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NTSB deploys drone at night

NTSB investigators used a quadcopter to document what a bus driver would have seen in the moments before a fatal crash in Alabama, the agency’s first deployment of a drone at night.

A DJI Phantom 4 Pro is flown at night (with LED strobe lights attached to enhance visibility as required by FAA waiver). Photo by Jim Moore.

The mission was the first since the safety agency secured FAA authorization to fly a drone at night, and was noted in a March 15 press release from the safety agency, which dispatched investigators to Alabama to the scene of an accident that claimed the life of bus driver Harry Caligone, the only person to die when the bus carrying a high school band from Florida to Texas veered off Interstate 10 and into a ravine in the predawn hours on March 13.

Bill English, a senior NTSB investigator who has led the agency’s implementation of unmanned aircraft as an accident investigation tool, said in an email exchange that the night flights were conducted to replicate human vision as closely as possible using the camera of a DJI Phantom 4 Pro, an exercise known as a sight-distance evaluation. English noted in a follow-up phone call that he only secured the night operations waiver recently, having not seen a use for it until he considered the potential of using a drone to examine airport environments at night, and capture what a pilot would have seen during approach or ground operations. It just so happened that a bus crash proved to be the first opportunity to put the technology and technique to use. 

English said this type of data capture is as much art as science. While camera settings including ISO 800 and a shutter speed set to 1/25 are a good starting point at dusk, English has found that at night the ISO needs to be boosted to at least 1600, with an even slower shutter. (The Phantom 4 Pro has a mechanical shutter, which is part of what makes it suitable for this type of work.)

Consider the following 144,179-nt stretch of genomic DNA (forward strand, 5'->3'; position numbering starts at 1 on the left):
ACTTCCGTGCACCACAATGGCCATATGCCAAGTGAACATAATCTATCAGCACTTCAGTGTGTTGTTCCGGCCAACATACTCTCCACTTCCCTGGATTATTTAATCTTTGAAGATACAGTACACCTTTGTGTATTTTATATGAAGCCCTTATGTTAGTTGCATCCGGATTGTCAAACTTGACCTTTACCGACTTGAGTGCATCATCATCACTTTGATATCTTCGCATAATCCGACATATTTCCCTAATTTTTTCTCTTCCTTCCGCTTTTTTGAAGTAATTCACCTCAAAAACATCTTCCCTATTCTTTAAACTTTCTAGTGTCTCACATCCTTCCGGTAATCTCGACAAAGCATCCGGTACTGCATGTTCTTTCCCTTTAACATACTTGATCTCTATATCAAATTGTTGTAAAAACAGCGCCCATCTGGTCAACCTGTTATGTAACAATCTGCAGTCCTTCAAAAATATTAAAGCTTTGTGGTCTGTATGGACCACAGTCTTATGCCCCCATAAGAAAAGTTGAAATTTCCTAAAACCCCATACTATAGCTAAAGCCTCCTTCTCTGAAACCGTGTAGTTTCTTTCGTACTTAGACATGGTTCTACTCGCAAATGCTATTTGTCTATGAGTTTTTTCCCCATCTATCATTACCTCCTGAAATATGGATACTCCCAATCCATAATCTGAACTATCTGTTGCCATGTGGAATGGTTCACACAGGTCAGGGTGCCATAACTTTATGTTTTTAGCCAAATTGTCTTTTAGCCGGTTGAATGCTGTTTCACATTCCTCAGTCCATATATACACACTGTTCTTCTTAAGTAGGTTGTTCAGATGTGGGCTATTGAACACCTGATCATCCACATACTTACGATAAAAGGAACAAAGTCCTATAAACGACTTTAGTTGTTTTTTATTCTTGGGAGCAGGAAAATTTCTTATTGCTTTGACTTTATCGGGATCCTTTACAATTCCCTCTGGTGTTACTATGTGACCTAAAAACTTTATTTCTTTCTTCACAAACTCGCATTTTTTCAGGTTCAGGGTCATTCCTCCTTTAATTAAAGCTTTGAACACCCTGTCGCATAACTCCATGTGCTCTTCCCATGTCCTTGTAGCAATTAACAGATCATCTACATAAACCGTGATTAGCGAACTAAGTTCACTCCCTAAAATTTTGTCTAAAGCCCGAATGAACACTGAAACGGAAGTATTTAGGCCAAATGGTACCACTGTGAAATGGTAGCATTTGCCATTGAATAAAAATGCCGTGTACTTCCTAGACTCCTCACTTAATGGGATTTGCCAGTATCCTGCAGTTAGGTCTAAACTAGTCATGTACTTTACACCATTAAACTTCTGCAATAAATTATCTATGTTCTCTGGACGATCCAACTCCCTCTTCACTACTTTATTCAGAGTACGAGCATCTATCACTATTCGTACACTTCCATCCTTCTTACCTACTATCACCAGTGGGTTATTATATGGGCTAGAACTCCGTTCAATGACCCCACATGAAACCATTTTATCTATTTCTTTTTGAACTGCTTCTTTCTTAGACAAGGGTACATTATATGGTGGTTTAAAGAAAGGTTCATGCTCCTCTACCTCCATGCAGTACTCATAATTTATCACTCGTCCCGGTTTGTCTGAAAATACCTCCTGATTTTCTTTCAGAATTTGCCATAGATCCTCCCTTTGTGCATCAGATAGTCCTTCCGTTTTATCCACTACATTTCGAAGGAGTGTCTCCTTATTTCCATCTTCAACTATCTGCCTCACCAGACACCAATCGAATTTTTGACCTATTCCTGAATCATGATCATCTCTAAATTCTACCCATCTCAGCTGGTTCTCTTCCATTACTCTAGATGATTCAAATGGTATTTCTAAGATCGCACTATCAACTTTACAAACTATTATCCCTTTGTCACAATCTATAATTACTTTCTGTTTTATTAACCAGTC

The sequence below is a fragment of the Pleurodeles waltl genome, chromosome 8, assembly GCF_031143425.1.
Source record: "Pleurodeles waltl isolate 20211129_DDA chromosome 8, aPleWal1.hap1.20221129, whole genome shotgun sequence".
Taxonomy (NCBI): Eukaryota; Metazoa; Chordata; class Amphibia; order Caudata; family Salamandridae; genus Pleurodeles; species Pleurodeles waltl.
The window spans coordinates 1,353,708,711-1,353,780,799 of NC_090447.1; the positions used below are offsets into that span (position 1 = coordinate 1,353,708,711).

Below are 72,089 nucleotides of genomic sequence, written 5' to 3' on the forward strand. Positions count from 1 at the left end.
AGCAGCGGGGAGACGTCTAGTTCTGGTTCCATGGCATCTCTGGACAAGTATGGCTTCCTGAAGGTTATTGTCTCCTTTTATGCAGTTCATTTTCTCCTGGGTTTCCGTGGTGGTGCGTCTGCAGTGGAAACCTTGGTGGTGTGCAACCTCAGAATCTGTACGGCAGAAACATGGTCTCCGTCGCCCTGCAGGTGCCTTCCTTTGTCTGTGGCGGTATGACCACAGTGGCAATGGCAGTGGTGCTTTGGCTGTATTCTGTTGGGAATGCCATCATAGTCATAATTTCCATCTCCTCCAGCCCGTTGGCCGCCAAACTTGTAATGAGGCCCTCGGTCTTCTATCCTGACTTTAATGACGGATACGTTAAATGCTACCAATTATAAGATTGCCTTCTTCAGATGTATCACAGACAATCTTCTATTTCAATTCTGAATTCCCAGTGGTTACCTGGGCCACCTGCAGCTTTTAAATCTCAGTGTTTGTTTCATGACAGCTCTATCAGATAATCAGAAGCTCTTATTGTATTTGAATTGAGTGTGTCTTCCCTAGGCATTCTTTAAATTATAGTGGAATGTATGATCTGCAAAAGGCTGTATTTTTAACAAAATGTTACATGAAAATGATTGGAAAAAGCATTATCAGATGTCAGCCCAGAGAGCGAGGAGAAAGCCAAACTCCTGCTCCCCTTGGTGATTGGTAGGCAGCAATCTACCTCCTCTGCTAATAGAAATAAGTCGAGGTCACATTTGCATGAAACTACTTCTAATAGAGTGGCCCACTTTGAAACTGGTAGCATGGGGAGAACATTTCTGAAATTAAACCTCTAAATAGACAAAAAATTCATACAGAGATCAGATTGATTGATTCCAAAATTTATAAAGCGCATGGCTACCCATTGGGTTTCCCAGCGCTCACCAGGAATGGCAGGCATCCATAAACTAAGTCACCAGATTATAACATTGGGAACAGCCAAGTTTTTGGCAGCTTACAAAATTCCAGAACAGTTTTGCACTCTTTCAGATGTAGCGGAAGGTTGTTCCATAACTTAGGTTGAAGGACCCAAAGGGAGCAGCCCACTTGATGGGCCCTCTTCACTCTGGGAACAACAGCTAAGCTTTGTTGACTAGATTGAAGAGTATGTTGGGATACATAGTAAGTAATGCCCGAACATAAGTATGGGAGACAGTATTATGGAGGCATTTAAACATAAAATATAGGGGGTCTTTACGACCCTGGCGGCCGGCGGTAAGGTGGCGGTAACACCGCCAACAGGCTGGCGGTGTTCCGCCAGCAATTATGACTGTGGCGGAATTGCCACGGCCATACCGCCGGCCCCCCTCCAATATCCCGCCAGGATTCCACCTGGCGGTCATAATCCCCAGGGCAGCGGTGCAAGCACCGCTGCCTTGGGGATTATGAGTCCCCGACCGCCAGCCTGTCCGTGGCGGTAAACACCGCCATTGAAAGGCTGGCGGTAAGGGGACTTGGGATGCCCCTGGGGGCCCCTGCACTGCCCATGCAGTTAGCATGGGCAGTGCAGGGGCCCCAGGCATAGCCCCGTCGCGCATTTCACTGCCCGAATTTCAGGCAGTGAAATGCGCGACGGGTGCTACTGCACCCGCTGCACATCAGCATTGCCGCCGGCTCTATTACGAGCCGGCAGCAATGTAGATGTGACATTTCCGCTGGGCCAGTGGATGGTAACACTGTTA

NTSB investigators flew a DJI Phantom 4 Pro at night to capture the driver's view of Interstate 10 in the vicinity of a fatal bus crash. NTSB photo.

The FAA requires a waiver for unmanned aircraft operations at night, and one of the requirements is to make the unmanned aircraft visible to all aircraft within 3 statute miles. Successful applications to date have generally stipulated some type of high-intensity LED strobe. English said the NTSB chose one of the CREE LED strobes sold by Firehouse Technology, including in the waiver application data from night light visibility from the U.S. Coast Guard. The light is extremely bright, and small enough to be mounted on top of a Phantom, which has limited clearance between the aircraft body and propellers.

Mounting the strobe on top also has the advantage of directing a very bright light away from the camera. English said he adjusts the camera settings once the drone is in position until the image closely matches what is visible with the naked eye. The agency also uses drones during daylight hours to create accurate, digital maps of accident scenes, a more common application of the technology that is used in other industries.

Jim Moore
Jim Moore
Managing Editor-Digital Media
Digital Media Managing Editor Jim Moore joined AOPA in 2011 and is an instrument-rated private pilot, as well as a certificated remote pilot, who enjoys competition aerobatics and flying drones.

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